Interpretation – ambiguity – application of the contra proferentem rule.

A Hospital Cash Back Plan provided the life insured with cover for the event of his hospitalisation. He became hospitalised for five days, and the issue that arose was the number of days for which the benefit was payable in terms of the policy. The insurer contended that it was liable for payment of the daily benefit from the third day onwards only, while the life insured contended that the payment was due for the full five days that he had been hospitalised.

The relevant portions of the policy clause at issue stipulated –

“Daily Cash Benefit
The company will pay Daily Cash Benefits from the third consecutive day of hospitalization due to sickness or Bodily Injury (after the deferred period of 2 (two) days).”

The only other feature of relevance was the fact that it was by way of a telesale that the policy had been taken by the life insured, and a recording of the relevant telephone call reflected that the insurer’s agent had said to the life insured –

“The daily cash benefit pays out from day three provided you have been admitted … for longer than forty eight hours.”

The office issued a determination in which it was held that, despite the abovesaid provision in the policy not having been ideal, it was sufficiently clear that the insurer would be liable for no more than the daily payments from the third day onwards.

Upon application the life insured was granted leave to appeal, and in upholding the appeal the Appeal Tribunal’s reasons were the following:

“The well known rule of interpretation of contracts is to determine the intention of the parties by giving the language used its ordinary meaning. All words that appear in the clause including those that appear in parenthesis must be considered If after this exercise there emerges some ambiguity, the “contra proferentem” principle will be invoked – that is, the particular clause will be interpreted against the person (in this case, the Insurance company) which has drafted and presented the clause to the other party – in the present case, its own policy document.

Now the words used in the sentence before those in parenthesis appear to stipulate only that the company is to pay the daily benefit from the third consecutive day of hospitalisation. What is not said, however, is what precise daily benefits are to be paid at that stage. To that extent, those words create a measure of ambiguity. I think that the oral recorded explanation given by the respondent’s consultant to the appellant at the outset does not provide more clarity on the above issue. Therefore the question arises, does that mean, as the respondent contends, that on day three the patient is only entitled to one payment, assuming that patient has been hospitalised for three full days and thus, the first two do not count? On the other hand, does it mean payment is made for these full three days – payment to be effected only on the completion of three days hospitalisation?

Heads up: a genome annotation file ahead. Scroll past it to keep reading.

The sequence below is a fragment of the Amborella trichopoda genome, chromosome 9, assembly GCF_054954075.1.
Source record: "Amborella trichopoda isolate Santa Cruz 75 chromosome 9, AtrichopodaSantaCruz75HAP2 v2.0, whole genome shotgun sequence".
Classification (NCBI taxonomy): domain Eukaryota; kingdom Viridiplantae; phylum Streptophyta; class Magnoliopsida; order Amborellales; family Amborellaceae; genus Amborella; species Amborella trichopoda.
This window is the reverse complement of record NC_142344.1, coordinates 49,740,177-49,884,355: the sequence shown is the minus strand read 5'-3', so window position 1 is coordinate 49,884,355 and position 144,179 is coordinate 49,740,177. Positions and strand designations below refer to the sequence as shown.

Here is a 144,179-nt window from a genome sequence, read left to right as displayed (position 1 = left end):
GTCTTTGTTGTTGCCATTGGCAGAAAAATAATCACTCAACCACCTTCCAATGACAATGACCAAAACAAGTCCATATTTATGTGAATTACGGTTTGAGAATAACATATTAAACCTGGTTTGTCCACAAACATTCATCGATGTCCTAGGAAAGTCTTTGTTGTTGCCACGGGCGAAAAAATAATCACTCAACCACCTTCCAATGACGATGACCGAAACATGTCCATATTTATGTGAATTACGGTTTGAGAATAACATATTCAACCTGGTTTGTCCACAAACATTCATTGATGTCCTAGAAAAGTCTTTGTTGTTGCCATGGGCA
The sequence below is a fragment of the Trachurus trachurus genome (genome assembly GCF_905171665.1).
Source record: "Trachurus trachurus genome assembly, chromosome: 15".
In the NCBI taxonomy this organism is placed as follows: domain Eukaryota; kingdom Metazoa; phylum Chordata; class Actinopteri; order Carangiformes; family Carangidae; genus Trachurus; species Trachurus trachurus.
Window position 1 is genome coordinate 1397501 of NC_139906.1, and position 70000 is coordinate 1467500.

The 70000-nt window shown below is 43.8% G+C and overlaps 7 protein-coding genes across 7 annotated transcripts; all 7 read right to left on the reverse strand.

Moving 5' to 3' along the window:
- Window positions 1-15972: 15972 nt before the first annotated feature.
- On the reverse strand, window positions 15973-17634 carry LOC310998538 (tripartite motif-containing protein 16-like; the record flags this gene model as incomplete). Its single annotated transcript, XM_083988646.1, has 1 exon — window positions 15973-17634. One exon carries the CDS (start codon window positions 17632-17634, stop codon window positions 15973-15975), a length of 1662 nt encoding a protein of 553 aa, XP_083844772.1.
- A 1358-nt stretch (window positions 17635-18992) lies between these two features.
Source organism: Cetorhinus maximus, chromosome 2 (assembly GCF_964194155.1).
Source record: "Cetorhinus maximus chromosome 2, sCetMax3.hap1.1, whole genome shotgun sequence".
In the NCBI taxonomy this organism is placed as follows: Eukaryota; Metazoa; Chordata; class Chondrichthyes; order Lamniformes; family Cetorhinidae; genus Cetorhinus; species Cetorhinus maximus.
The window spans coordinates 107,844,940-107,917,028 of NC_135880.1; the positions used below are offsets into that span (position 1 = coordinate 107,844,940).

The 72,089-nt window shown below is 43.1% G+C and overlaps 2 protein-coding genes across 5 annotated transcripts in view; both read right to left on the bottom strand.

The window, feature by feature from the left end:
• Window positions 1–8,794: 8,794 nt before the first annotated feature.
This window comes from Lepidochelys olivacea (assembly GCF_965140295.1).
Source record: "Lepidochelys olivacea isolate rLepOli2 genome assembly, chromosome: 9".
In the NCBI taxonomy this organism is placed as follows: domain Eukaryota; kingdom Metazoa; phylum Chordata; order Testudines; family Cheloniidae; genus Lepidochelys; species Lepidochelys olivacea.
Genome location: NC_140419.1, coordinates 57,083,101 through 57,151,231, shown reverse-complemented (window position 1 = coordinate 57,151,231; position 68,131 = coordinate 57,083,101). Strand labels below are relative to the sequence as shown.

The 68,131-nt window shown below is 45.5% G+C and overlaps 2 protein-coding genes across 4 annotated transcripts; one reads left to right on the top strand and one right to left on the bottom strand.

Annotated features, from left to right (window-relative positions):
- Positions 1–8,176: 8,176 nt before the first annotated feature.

It is necessary now to look at the words in parenthesis in order to determine whether the clause as a whole can be given a clear and ascertainable meaning. At the outset the question is posed as to what was the draftsman’s purpose in inserting those words in parenthesis? It seems to me that the intention was aimed at clarification. The key words in the sentence are “after the deferred period of two days”. The dictionary definition of “deferred” is:-

“deferred adj 1. put off for a time; postponed.
2. with payments or benefits until a certain date.:
(see Macmillan Contemporary Dictionary)”

In my view payment is postponed or put off for the first two days depending on whether the hospitalisation endures for three days or more. If it does, then payment must be made for the full period of hospitalisation including the first two days. If the insured is hospitalised say, for one day, then no payment at all takes place.

I agree with the appellant’s contention regarding the plain meaning of “deferred”, which accords with my view that the payment for the first two days was to be held in abeyance and depended on whether the period of hospitalisation exceeded three days or more. In my view the use of the words “deferred period” admits of no other possible interpretation. Certainly, its use is wholly inconsistent with respondent’s contentions.”

The Appeal Tribunal therefore ruled that payment would have to be made for the full five days.

BG
January 2012